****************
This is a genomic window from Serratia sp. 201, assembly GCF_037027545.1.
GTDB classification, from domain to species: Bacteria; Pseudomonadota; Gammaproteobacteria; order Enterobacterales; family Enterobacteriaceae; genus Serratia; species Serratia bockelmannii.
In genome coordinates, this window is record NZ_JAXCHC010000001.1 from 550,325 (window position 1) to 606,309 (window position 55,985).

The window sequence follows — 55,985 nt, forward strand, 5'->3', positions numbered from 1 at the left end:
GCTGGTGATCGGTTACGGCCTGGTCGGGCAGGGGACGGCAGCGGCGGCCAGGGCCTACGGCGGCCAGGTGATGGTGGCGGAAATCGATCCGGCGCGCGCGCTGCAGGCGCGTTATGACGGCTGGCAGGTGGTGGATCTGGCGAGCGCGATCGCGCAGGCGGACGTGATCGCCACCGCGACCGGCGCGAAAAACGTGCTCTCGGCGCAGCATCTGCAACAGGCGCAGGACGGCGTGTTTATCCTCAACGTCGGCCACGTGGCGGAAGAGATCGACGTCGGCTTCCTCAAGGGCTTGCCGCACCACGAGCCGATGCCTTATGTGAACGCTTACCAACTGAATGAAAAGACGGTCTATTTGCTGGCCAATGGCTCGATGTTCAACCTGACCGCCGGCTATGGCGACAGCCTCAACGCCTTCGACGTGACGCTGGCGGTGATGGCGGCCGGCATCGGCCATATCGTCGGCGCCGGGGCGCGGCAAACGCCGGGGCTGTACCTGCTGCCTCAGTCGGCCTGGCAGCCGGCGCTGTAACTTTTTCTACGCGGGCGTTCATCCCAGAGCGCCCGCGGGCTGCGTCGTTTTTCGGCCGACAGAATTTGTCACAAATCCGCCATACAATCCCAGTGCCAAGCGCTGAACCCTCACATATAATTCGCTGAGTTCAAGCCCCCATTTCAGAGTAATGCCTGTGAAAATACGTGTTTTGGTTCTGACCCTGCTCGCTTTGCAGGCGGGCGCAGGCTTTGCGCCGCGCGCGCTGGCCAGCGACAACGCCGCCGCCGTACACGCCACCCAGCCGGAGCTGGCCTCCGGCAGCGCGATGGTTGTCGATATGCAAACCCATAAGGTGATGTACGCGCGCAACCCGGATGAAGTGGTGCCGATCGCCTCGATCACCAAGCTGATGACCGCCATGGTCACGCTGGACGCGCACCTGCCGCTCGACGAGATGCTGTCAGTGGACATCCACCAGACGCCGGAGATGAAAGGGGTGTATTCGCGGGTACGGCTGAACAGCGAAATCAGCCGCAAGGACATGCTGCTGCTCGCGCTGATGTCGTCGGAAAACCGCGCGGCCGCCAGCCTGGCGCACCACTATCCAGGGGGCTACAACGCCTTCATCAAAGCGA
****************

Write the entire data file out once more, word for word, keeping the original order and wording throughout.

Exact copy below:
This is a genomic window from Serratia sp. 201, assembly GCF_037027545.1.
GTDB classification, from domain to species: Bacteria; Pseudomonadota; Gammaproteobacteria; order Enterobacterales; family Enterobacteriaceae; genus Serratia; species Serratia bockelmannii.
In genome coordinates, this window is record NZ_JAXCHC010000001.1 from 550,325 (window position 1) to 606,309 (window position 55,985).

The window sequence follows — 55,985 nt, forward strand, 5'->3', positions numbered from 1 at the left end:
GCTGGTGATCGGTTACGGCCTGGTCGGGCAGGGGACGGCAGCGGCGGCCAGGGCCTACGGCGGCCAGGTGATGGTGGCGGAAATCGATCCGGCGCGCGCGCTGCAGGCGCGTTATGACGGCTGGCAGGTGGTGGATCTGGCGAGCGCGATCGCGCAGGCGGACGTGATCGCCACCGCGACCGGCGCGAAAAACGTGCTCTCGGCGCAGCATCTGCAACAGGCGCAGGACGGCGTGTTTATCCTCAACGTCGGCCACGTGGCGGAAGAGATCGACGTCGGCTTCCTCAAGGGCTTGCCGCACCACGAGCCGATGCCTTATGTGAACGCTTACCAACTGAATGAAAAGACGGTCTATTTGCTGGCCAATGGCTCGATGTTCAACCTGACCGCCGGCTATGGCGACAGCCTCAACGCCTTCGACGTGACGCTGGCGGTGATGGCGGCCGGCATCGGCCATATCGTCGGCGCCGGGGCGCGGCAAACGCCGGGGCTGTACCTGCTGCCTCAGTCGGCCTGGCAGCCGGCGCTGTAACTTTTTCTACGCGGGCGTTCATCCCAGAGCGCCCGCGGGCTGCGTCGTTTTTCGGCCGACAGAATTTGTCACAAATCCGCCATACAATCCCAGTGCCAAGCGCTGAACCCTCACATATAATTCGCTGAGTTCAAGCCCCCATTTCAGAGTAATGCCTGTGAAAATACGTGTTTTGGTTCTGACCCTGCTCGCTTTGCAGGCGGGCGCAGGCTTTGCGCCGCGCGCGCTGGCCAGCGACAACGCCGCCGCCGTACACGCCACCCAGCCGGAGCTGGCCTCCGGCAGCGCGATGGTTGTCGATATGCAAACCCATAAGGTGATGTACGCGCGCAACCCGGATGAAGTGGTGCCGATCGCCTCGATCACCAAGCTGATGACCGCCATGGTCACGCTGGACGCGCACCTGCCGCTCGACGAGATGCTGTCAGTGGACATCCACCAGACGCCGGAGATGAAAGGGGTGTATTCGCGGGTACGGCTGAACAGCGAAATCAGCCGCAAGGACATGCTGCTGCTCGCGCTGATGTCGTCGGAAAACCGCGCGGCCGCCAGCCTGGCGCACCACTATCCAGGGGGCTACAACGCCTTCATCAAAGCGA